With the aim of investigating the role of governmental regulation in reducing the environmental footprint of the industry and moving it toward a circular economy-based approach, a paper has been published online in Sustainability.
Study: Regulation for Promoting Sustainable, Fair and Circular Fashion. Image Credit: triocean/Shutterstock.com
The global growth of the fashion and clothing industry has come at a cost. The sustainability of increased clothing production has thrown a light on the industry’s contribution to climate change and growing environmental damage.
The Growing Issue with Sustainability in the Fashion and Clothing Industry
With the growth of the global fashion and clothing industry comes concerns over its sustainability and business practices. Recently, there has been significant media attention on the growth of so-called “fast fashion” and its impact on the wider clothing industry and society. Over the past four decades, there has been a 400% increase in the amount of clothing produced annually in the world. Additionally, the average household spending on clothing and the average amount of times clothing is worn has decreased.
On the surface, the trends in reduced cost and increased supply look good from a consumer standpoint, reflecting what has been termed as the “democratization of fashion.” However, these trends have far-reaching environmental and social consequences that have become apparent in recent years.
The negative consequences of the global clothing and fashion industry can be seen across the world. From microplastics that pose a threat to marine life and the food chain to 1.2 billion tons of greenhouse gases emitted annually, the message is clear: the current business model that governs the activities of the clothing industry must change if its damage is to be mitigated for the benefit of future generations.
Additionally, the global clothing industry is responsible for increasing land use for growing fibers. It is predicted that by 2030, the amount of land used for this purpose will increase by 35%, or 115,000 square kilometers (about the area of Kentucky). Moreover, the global clothing industry is responsible for a staggering amount of waste, which goes to landfills or is burned. This causes additional environmental pressures.
An abstract model of a circular economy, including barriers, in the field of fashion. Image Credit: Meital Peleg Mizrachi & Alon Tal, Sustainability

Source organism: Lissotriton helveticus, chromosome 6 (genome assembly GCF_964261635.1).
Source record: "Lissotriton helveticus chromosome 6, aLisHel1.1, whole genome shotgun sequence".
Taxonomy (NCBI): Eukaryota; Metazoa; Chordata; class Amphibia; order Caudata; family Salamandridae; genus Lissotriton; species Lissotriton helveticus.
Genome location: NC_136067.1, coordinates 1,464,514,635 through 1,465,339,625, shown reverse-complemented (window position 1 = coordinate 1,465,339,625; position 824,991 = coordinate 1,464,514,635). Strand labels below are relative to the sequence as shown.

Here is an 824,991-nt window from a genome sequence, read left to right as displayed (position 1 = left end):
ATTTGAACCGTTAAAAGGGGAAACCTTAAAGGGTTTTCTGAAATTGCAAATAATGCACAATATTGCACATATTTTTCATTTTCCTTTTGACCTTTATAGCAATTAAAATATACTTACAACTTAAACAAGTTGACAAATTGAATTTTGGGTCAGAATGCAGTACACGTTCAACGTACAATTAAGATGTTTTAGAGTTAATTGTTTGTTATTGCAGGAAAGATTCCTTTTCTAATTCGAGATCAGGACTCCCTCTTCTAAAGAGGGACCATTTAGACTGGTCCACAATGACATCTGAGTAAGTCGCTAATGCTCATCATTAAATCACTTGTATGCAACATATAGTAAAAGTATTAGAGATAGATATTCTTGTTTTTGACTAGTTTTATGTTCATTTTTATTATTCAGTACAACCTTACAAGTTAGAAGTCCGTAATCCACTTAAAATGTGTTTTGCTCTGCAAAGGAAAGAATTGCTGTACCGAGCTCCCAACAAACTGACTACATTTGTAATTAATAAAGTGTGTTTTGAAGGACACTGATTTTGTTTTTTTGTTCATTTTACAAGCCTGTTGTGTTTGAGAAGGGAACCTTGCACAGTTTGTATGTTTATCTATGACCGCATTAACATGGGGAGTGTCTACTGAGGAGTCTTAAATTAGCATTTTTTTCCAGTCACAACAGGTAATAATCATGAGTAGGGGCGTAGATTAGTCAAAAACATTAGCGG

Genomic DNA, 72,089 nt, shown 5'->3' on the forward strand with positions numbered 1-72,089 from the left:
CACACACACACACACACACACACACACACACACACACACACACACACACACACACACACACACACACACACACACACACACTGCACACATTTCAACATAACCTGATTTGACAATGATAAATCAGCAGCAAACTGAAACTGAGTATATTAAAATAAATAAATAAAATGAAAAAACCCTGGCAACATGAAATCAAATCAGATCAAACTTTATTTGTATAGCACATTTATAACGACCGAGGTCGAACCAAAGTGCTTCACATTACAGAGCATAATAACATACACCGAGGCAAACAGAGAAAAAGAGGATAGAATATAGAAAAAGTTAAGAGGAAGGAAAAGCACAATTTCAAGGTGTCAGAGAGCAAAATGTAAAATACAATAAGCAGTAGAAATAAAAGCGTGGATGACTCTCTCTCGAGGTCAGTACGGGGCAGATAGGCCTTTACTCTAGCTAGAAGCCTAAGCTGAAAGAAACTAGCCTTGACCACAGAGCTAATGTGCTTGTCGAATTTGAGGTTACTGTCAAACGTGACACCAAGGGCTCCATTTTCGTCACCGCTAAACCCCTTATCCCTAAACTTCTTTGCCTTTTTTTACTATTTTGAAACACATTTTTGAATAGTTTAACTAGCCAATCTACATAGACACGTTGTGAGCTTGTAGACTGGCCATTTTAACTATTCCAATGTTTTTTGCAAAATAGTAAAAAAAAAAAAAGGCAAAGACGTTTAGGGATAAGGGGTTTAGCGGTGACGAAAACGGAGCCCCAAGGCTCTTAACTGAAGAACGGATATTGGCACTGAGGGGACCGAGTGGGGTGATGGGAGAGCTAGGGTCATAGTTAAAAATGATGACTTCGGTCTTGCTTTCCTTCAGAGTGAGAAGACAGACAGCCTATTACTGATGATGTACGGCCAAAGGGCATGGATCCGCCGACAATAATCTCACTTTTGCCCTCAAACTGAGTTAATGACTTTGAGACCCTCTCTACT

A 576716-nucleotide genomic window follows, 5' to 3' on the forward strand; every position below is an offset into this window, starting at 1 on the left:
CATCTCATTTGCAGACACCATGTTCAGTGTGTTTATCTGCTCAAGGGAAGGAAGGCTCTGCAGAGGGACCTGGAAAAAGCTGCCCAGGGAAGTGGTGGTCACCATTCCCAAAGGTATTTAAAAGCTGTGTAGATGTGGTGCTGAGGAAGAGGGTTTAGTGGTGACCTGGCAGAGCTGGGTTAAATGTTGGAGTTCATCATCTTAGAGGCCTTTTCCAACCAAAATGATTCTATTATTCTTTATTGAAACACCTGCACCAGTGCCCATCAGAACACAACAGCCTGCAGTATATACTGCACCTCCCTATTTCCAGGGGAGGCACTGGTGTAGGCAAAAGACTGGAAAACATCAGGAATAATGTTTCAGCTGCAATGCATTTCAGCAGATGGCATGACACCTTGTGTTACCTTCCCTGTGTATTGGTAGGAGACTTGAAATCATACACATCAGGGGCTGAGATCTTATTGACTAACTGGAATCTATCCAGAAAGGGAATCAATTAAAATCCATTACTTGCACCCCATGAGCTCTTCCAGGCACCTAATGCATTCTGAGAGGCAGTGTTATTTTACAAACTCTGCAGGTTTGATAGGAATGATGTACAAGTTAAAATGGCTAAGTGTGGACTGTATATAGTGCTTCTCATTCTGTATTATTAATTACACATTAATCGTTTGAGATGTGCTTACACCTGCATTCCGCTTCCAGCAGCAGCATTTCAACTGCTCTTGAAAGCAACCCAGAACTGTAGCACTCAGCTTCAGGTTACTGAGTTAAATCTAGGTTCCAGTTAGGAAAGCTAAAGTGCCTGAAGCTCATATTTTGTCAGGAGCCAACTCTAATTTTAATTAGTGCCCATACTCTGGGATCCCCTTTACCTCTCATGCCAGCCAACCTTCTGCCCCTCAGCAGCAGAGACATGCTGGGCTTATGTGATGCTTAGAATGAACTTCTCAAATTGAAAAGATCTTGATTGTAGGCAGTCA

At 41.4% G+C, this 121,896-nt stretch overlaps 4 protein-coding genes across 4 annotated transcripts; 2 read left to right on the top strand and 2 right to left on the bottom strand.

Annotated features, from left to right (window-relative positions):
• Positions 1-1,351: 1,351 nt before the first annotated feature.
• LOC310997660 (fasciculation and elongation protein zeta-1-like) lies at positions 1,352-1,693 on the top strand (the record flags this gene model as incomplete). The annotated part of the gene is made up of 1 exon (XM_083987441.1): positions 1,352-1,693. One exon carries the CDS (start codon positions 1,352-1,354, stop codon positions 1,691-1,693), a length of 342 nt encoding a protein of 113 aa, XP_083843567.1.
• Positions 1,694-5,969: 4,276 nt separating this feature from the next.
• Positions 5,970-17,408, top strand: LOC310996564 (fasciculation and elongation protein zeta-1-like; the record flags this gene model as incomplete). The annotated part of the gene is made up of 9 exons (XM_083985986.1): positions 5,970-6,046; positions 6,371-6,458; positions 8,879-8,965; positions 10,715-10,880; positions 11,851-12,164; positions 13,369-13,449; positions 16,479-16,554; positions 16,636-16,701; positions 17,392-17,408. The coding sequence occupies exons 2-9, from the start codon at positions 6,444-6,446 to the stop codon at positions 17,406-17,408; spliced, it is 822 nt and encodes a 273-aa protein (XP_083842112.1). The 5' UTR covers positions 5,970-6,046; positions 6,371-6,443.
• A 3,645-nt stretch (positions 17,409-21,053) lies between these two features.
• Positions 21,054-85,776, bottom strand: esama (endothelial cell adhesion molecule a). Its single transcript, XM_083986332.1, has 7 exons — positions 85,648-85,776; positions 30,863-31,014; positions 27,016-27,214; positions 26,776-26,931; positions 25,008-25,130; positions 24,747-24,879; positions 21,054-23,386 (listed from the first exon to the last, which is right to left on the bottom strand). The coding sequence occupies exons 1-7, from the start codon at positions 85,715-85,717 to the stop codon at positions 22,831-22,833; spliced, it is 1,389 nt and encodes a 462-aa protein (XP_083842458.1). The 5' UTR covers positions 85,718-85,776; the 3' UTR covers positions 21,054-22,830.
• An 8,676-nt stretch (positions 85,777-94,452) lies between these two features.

How the Fashion and Clothing Industry is Socially Damaging
The high demand of Western countries for fast fashion leads to adverse social factors, especially in developing nations that produce most of the world’s clothing supply. 98% of workers in the fashion industry are paid wages that do not support their families and keep them in poverty. 64% of women working in the fashion industry suffer abuse, both physical and verbal. In addition to being a highly polluting industry, these statistics indicate that the fashion industry is highly exploitative.
Studies have indicated that over 85% of clothing consumed in the USA is thrown away within a year of purchase. Additionally, only 1% of all used clothing is recycled, with most disposed of in developing nations, compounding the issues with sustainability and environmental and social damage. Therefore, a circular model for the global clothing industry is favorable, and a large part of achieving this is envisioned to be down to governmental regulations and international agreements.
Pointing Toward a Sustainable, Fair, and Circular Future for the Fashion Industry
The new study published in Sustainability has investigated the potential role regulation will play in moving the fashion industry toward a circular economy model which will solve its problems with sustainability whilst making it a fairer industry for all who work in it.
The research article begins by describing what circular production is and its principles. Regulatory expression, challenges in achieving circular production, and the benefits it will bring to the global fashion industry, and how it will inform practices within the sector are also discussed. Current efforts in global markets such as Europe are analyzed and discussed to examine how these can address the challenges the fashion industry faces.
The authors have stated in their study that there are opportunities for the fashion industry in particular to overcome its sustainability and ethical problems. There are opportunities for increased regulation that will address environmentally damaging consumption.
Possible public policies at a national level are discussed that will encourage progress in the global fashion industry and put it on a path to ethical and sustainable fashion consumption. These are assessed according to the criteria of feasibility, compliance, equity, sustainability, and effectiveness. The authors have evaluated four policy proposal categories: Incentives, Educational Initiatives, Command and Control Interventions, and Certification.
Analysis in the study suggests that there is a trade-off between different criteria that affects the implementation of interventions and regulation. For example, an intervention may improve sustainability but do little to address social inequality.
Nevertheless, a systematic assessment of the advantages and disadvantages of emerging public policies, regulations, and interventions is of vital importance for moving the fashion industry toward a sustainable, fair, and circular approach that will address its historical challenges. The study in Sustainability provides a significant knowledge base for future research and governmental regulations.
Meital Peleg Mizrachi & Alon Tal (2022) Regulation for Promoting Sustainable, Fair and Circular Fashion [online] Sustainability 14(1) 502 | mdpi.com. Available at: https://www.mdpi.com/2071-1050/14/1/502
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